“He relaxed and spread his two arms lazily across the seat back. He steered with an extra arm he’d recently fitted just beneath his right one to help improve his ski-boxing.” – Douglas Adams, The Hitchhiker’s Guide to the Galaxy
Zaphod Beeblebrox is just one of several characters from science-fiction and mythology to have extra arms. It’s a common enough trope, but would it actually work in real life? Could the human mind, which is so accustomed to controlling two arms, cope with a third or fourth one? According to Arvid Guterstam from the Karolinska Institute, the answer is yes. By placing a rubber right hand next to a person’s real one, and stroking both at the same time, Guterstam managed to convince people that they had a third arm.
Guterstam works in the lab of Henrik Ehrsson, who has spent many years studying how we come to feel that we own our body. It’s such a natural aspect of our lives that it seems bizarre to question it. But Ehrsson’s work shows how easy it is to mess with this sense of bodily ownership.
With a combination of cameras, virtual reality headsets and well-timed stroking, Ehrsson has managed to convince volunteers that they’re having an out-of-body experience, hovering above their real selves. He has persuaded amputees that a rubber hand was actually their own. And he has fooled people into thinking that they have swapped bodies, even with a person of the opposite gender or a mannequin. Giving people the feeling of owning three arms is just the latest of his sleights of hand.
Guterstam’s study goes against the common wisdom that our mental image of our bodies is constrained by our physical selves. For example, a part of the brain called the somatosensory cortex contains a literal “map” of our bodies, with different clusters of neurons matching up to different limbs and body parts. With a lifetime of two-armed experiences, it’s reasonable to think that our brain can’t cope with any more. Now we know that’s not the case.
The new trick riffs off the famous rubber hand illusion. Scientists can convince people that a rubber hand is actually theirs by stroking it at the same time as their real hand, which is hidden from view. But Guterstam found a very different effect when people could see their real hand.
He recruited 154 volunteers and asked each one to sit with their arms outstretched, and a realistic rubber arm next to their right one. A cloth obscured both arms above the wrist. Guterstam gently brushed the same finger of both right arms at the same time. Through questionnaires, he found that the volunteers “felt as if the rubber hand was [their] hand” and they “felt as if [they] had two right hands”. As previous studies have found, the illusion only worked if their real and fake fingers were brushed at the same time.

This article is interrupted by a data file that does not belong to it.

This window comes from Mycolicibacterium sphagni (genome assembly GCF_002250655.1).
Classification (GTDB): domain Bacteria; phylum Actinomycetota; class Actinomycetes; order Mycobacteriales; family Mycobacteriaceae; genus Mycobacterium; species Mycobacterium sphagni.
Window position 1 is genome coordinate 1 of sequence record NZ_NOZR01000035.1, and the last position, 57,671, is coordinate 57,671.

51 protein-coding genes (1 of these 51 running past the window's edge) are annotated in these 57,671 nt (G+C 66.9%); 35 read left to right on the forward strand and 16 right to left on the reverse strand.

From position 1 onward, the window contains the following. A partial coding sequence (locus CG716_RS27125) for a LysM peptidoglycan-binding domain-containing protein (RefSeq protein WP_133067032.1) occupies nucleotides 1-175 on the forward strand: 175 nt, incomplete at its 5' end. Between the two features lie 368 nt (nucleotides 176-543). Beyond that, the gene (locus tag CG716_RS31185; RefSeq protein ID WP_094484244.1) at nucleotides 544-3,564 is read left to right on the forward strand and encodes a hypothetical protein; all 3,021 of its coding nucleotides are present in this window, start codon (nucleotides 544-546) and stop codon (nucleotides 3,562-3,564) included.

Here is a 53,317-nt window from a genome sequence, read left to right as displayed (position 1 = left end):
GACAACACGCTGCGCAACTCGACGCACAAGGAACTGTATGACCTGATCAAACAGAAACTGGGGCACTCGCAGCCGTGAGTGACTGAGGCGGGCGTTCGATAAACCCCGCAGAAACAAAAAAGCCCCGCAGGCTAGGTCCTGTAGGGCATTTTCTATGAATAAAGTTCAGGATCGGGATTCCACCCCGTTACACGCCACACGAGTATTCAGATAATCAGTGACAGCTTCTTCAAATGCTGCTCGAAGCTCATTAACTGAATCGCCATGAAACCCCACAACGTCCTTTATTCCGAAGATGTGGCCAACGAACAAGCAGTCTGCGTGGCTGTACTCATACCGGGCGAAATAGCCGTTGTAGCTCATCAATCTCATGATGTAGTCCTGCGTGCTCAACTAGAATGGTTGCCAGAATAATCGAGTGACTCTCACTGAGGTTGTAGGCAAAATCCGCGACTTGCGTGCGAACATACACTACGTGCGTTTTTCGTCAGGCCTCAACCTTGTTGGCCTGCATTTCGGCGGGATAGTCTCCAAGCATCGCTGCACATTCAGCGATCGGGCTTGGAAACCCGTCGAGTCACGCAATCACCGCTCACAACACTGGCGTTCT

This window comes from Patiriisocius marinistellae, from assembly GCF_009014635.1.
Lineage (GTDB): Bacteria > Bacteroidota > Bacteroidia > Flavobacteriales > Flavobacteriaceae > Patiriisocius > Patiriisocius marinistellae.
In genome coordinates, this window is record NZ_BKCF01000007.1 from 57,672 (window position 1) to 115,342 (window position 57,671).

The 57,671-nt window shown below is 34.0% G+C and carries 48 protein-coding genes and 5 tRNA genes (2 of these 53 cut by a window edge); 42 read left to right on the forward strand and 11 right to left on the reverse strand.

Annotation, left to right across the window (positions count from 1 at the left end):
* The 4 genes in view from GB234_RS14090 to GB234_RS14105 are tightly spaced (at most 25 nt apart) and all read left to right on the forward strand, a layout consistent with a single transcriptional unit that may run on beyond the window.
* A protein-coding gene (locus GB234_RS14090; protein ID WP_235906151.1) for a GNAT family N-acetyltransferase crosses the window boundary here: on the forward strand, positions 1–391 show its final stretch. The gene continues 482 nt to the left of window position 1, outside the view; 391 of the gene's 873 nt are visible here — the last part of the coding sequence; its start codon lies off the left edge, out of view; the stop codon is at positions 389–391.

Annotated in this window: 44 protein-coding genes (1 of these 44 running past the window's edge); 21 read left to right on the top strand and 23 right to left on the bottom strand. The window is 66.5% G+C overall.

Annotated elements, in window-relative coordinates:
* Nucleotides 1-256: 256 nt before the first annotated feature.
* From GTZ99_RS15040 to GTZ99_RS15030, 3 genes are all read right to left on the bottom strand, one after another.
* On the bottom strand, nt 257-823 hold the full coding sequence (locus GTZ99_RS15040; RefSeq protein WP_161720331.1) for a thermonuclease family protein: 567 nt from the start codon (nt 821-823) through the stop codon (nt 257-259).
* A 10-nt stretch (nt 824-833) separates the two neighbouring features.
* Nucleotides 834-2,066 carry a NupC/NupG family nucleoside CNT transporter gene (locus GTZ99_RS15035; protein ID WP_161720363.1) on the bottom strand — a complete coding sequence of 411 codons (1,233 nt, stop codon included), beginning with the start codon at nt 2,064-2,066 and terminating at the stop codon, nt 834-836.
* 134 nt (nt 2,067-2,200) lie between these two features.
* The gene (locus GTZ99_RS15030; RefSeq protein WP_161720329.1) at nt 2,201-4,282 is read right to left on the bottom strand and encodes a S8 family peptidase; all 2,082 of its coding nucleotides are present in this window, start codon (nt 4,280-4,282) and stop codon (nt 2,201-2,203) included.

Guterstam didn’t just take their word for it – he also looked for physical giveaways. As we get emotionally aroused, we sweat and the extra moisture makes our skin better at carrying electric currents. After Guterstam stroked the real and rubber hands at the same time, he could increase the volunteers’ skin conductance by threatening the fake one with a knife. It was further evidence that they had genuinely adopted the third hand as their own. They still feel closer to their real hand (and are more perturbed if it’s targeted by the knife) but they accept the fake one too.
The illusion is the result of the brain’s attempts to resolve conflicting sets of information. It gets information from the skin that a hand is being stroked, but the messages from its eyes clearly tell of two stroked hands. The brain sorts out this apparent mismatch by accepting both hands. As a result, the volunteers think they have three.
Indeed, if the information from the senses doesn’t match, the illusion fails. Guterstam showed that volunteers aren’t fooled (or fooled less well) if the fake and real hands are stroked out of time, if the fake hand is turned the wrong way round, if a fake left hand is placed next to the right one, or if a foot is used instead of a hand.
These are timely results, especially as other scientists are busy developing increasingly advanced prosthetic limbs that can be controlled by thought. Most of these groups have focused on getting wearers to control the limbs accurately, but they also need to accept them as part of their bodies. Guterstam’s work suggests that this should be possible. Someone with a paralysed limb should be able to accept a prosthetic one, even if that raises their total number to three.
The prospect of getting extra mechanical arms might be enticing, but it’s still a long way off. Fooling people who are sitting at a table is one thing. Guterstam needs to see if he can keep up the Beeblebrox Illusion when people are actually performing tasks with the fake arm, and whether they can actually send different instructions to the real and fake limbs.
Reference: Guterstam, Petkova & Ehrsson. 2011. The Illusion of Owning a Third Arm. PLoS ONE http://dx.doi.org/10.1371/journal.pone.0017208
More on prosthetics: Monkey see, monkey control prosthetic arm with thoughts
More on illusions:
- Virtual reality illusions produce out-of-body experiences in the lab
- The Quantum Leap effect – creating a body-swapping illusion
- Time doesn’t actually slow down in a crisis
- Male bowerbirds create forced perspective illusions that only females see
- The size of your brain’s visual centre affects how you see the world
- How wearing a cast affects sense of touch and brain activity